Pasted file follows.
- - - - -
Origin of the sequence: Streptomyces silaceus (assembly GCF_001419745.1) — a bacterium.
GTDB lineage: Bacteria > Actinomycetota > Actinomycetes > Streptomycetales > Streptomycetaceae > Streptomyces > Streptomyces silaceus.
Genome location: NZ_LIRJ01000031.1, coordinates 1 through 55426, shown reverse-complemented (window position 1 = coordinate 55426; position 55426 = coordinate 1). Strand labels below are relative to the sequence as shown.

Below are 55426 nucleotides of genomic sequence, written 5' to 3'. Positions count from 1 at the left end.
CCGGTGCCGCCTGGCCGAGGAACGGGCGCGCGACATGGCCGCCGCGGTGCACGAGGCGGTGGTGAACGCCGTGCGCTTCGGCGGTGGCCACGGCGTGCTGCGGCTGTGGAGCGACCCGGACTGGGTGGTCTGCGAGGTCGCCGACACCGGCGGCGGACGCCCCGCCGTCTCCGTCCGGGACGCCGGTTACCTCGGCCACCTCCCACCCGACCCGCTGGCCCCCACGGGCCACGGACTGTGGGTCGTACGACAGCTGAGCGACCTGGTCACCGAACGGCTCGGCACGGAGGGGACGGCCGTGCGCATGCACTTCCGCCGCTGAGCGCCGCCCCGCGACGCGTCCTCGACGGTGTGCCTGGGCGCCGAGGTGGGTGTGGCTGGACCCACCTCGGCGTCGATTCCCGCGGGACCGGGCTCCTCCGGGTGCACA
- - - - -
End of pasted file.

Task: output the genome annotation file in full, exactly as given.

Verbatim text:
Origin of the sequence: Streptomyces silaceus (assembly GCF_001419745.1) — a bacterium.
GTDB lineage: Bacteria > Actinomycetota > Actinomycetes > Streptomycetales > Streptomycetaceae > Streptomyces > Streptomyces silaceus.
Genome location: NZ_LIRJ01000031.1, coordinates 1 through 55426, shown reverse-complemented (window position 1 = coordinate 55426; position 55426 = coordinate 1). Strand labels below are relative to the sequence as shown.

Below are 55426 nucleotides of genomic sequence, written 5' to 3'. Positions count from 1 at the left end.
CCGGTGCCGCCTGGCCGAGGAACGGGCGCGCGACATGGCCGCCGCGGTGCACGAGGCGGTGGTGAACGCCGTGCGCTTCGGCGGTGGCCACGGCGTGCTGCGGCTGTGGAGCGACCCGGACTGGGTGGTCTGCGAGGTCGCCGACACCGGCGGCGGACGCCCCGCCGTCTCCGTCCGGGACGCCGGTTACCTCGGCCACCTCCCACCCGACCCGCTGGCCCCCACGGGCCACGGACTGTGGGTCGTACGACAGCTGAGCGACCTGGTCACCGAACGGCTCGGCACGGAGGGGACGGCCGTGCGCATGCACTTCCGCCGCTGAGCGCCGCCCCGCGACGCGTCCTCGACGGTGTGCCTGGGCGCCGAGGTGGGTGTGGCTGGACCCACCTCGGCGTCGATTCCCGCGGGACCGGGCTCCTCCGGGTGCACA